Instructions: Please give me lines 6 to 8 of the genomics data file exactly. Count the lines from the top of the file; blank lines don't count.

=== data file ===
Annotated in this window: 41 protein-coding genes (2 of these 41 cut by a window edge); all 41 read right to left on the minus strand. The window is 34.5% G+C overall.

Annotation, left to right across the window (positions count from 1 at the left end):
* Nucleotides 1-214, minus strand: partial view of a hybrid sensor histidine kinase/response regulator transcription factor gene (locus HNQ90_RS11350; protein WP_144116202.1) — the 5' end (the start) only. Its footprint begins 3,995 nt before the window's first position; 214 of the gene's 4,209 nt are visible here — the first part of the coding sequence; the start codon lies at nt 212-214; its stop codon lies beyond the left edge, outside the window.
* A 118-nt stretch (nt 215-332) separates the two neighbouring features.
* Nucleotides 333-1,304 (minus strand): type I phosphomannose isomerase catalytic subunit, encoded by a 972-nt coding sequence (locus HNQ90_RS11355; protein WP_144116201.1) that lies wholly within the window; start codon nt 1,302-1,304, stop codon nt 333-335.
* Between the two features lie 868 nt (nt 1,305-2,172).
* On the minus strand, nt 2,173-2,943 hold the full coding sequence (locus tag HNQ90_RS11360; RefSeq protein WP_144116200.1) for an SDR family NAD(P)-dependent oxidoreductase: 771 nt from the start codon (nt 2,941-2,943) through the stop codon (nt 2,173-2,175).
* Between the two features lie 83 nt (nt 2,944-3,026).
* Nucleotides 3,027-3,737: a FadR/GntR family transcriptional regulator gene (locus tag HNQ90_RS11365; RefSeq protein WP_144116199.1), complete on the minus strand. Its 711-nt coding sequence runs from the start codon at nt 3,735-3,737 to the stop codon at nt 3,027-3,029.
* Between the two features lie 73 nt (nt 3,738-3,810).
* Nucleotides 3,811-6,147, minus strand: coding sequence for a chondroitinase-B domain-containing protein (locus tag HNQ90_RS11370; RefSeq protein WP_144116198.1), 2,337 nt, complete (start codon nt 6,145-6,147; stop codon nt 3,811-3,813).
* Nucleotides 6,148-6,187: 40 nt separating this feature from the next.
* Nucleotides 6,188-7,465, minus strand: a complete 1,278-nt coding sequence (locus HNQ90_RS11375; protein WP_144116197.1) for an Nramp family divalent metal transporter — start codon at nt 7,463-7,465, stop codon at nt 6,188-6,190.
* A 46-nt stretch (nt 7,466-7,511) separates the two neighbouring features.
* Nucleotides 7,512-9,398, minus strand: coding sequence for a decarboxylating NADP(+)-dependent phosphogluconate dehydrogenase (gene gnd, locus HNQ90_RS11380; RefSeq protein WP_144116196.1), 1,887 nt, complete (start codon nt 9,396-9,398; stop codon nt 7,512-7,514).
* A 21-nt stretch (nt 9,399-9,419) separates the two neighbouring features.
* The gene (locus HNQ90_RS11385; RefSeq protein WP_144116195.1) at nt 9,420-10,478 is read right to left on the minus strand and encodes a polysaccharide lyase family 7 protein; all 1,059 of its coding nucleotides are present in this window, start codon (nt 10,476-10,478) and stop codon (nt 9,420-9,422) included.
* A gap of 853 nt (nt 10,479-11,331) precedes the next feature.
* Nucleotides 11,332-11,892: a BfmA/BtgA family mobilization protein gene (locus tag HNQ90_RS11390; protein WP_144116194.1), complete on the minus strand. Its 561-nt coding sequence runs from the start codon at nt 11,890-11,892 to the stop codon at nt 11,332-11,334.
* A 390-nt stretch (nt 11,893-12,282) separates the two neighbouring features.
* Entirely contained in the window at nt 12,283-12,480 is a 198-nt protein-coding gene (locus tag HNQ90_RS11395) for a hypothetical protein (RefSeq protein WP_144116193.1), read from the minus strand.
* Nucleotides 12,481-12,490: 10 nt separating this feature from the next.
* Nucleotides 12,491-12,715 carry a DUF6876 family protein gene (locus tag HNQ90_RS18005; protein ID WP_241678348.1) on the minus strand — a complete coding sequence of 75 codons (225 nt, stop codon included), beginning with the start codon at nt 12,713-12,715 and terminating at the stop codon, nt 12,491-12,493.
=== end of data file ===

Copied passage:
* Between the two features lie 868 nt (nt 1,305-2,172).
* On the minus strand, nt 2,173-2,943 hold the full coding sequence (locus tag HNQ90_RS11360; RefSeq protein WP_144116200.1) for an SDR family NAD(P)-dependent oxidoreductase: 771 nt from the start codon (nt 2,941-2,943) through the stop codon (nt 2,173-2,175).
* Between the two features lie 83 nt (nt 2,944-3,026).